There’s a certain East Coast aesthetic that has always drawn me close: I don’t know if it was ever real, and it wasn’t anything I experienced personally if I’m honest, but I saw it second hand from Stinky and his endless stories, in the films of Whit Stillman, and in particular in the music and clips of They Might Be Giants.
It’s hard to believe they actually existed now: a band that made a living primarily from a phone line, where they put up a new song every day and their fans would dial up to hear it, which meant they had hundreds of songs to choose from when it was time for them to put out an album, which was seemingly every 6 months or so. They lived in a New York from the movies, where everything was clean but endearingly goofy, and they lived in their world of roll neck sweaters, ties and cardigans and pipes, where even though I doubt they ever sold any records outside of the north east they could film their videos in Grand Central Station (the immortal Birdhouse in Your Soul, with it’s own dance line) or with animated vegetables (You’re On Fire).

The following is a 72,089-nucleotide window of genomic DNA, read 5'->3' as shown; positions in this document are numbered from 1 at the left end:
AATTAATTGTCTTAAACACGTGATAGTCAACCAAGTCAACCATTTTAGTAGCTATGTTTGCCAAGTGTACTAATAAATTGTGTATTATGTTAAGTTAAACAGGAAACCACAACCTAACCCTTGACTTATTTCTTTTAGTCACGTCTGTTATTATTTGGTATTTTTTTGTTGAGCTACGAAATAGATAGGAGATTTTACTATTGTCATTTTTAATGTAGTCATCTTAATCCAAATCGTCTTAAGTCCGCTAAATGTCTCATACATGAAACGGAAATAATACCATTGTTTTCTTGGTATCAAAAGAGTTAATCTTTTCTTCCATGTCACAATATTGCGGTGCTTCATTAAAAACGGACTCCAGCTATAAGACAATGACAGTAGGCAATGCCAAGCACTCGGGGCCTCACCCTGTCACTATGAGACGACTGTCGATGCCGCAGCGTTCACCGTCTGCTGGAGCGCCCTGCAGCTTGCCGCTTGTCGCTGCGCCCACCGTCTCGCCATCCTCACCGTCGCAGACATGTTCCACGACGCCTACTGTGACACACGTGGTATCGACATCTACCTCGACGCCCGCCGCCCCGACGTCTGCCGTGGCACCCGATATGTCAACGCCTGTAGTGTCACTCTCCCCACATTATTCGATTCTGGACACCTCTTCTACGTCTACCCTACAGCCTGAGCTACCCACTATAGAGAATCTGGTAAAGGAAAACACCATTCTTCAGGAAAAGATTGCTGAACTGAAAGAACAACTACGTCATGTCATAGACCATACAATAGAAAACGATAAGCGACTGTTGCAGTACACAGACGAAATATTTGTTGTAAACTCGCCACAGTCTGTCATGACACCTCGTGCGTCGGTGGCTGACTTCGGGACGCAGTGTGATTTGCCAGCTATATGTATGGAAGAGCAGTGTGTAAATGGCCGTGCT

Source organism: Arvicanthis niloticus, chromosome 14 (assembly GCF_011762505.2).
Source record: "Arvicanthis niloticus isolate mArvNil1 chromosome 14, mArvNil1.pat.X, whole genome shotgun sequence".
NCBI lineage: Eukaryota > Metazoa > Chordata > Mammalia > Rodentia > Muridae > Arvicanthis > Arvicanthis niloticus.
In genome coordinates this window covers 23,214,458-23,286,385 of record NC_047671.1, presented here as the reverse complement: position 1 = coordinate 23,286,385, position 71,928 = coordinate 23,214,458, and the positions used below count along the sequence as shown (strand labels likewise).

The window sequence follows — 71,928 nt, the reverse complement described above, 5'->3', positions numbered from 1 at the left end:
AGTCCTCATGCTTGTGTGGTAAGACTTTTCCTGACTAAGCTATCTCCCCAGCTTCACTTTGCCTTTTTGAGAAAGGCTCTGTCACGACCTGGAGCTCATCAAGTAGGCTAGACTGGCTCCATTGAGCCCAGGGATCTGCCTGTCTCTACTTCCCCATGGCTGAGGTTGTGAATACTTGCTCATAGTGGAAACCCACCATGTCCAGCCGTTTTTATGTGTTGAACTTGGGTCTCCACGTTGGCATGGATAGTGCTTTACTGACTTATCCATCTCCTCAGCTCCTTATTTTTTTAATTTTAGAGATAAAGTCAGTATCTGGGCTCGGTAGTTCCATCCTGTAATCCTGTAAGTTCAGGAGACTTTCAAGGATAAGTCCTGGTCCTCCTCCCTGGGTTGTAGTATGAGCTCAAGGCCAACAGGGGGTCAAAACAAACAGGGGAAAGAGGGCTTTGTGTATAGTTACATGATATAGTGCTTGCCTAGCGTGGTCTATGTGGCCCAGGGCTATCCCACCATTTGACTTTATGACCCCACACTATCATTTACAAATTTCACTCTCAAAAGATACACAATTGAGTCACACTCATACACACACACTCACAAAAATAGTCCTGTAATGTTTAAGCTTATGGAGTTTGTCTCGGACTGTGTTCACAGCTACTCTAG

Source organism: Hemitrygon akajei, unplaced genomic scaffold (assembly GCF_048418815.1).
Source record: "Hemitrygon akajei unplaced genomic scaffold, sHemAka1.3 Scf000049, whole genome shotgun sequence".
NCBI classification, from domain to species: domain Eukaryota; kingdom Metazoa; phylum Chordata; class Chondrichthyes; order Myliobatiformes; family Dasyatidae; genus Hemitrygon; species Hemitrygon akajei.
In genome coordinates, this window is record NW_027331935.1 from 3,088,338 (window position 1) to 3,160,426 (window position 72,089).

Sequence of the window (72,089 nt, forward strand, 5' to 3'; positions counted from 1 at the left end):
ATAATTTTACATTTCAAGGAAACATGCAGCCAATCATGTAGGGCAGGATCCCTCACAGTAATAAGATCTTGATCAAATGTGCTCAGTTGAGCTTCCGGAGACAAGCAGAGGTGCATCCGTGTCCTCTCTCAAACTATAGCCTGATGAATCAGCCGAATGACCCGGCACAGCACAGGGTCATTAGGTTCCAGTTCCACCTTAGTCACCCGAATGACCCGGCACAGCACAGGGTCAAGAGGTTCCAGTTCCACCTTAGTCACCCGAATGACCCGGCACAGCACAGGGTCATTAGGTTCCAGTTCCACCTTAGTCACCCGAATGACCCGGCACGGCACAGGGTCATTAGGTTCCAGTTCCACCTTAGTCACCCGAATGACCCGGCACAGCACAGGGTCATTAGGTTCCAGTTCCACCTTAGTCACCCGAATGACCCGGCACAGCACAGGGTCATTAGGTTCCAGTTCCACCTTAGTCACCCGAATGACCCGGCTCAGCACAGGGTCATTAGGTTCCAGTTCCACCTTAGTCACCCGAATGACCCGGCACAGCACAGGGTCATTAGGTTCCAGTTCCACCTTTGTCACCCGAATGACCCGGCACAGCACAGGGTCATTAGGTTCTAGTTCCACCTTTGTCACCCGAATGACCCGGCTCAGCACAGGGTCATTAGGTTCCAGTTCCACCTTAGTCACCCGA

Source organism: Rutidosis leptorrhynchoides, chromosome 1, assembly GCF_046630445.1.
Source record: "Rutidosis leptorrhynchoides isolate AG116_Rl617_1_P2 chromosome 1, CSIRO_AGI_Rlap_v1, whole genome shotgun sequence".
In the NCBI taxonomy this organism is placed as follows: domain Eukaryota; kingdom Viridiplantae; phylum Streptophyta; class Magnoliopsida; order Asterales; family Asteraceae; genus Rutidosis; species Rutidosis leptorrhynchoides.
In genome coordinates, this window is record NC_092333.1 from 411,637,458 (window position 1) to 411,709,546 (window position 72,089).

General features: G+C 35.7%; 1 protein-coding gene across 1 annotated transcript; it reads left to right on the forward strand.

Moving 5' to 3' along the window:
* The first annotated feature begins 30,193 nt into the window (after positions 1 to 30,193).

The phone line was actually a little moment of genius, forcing them to just put a track down and not think about it too much, which left room for the listener to fill in the gaps. And none of their moments were quite as good, perhaps, as Ana Ng, the home of one of the best lyrics in music (“when I was driving once I saw this written on a bridge: ‘I don’t want the world, I just want your half’”). In truth TMBG are the band that would have inevitably happened if John and I had gone to college together: the world has dodged a bullet, but on the other hand it dodged a bullet.
And it might have meant I was forced to be a Red Sox fan, and nothing is worth that. I’ve never liked being a fan of the big teams: it’s too easy. Far better to be a Yankees fan, and dream. https://www.youtube.com/watch?v=UxxL640CRZY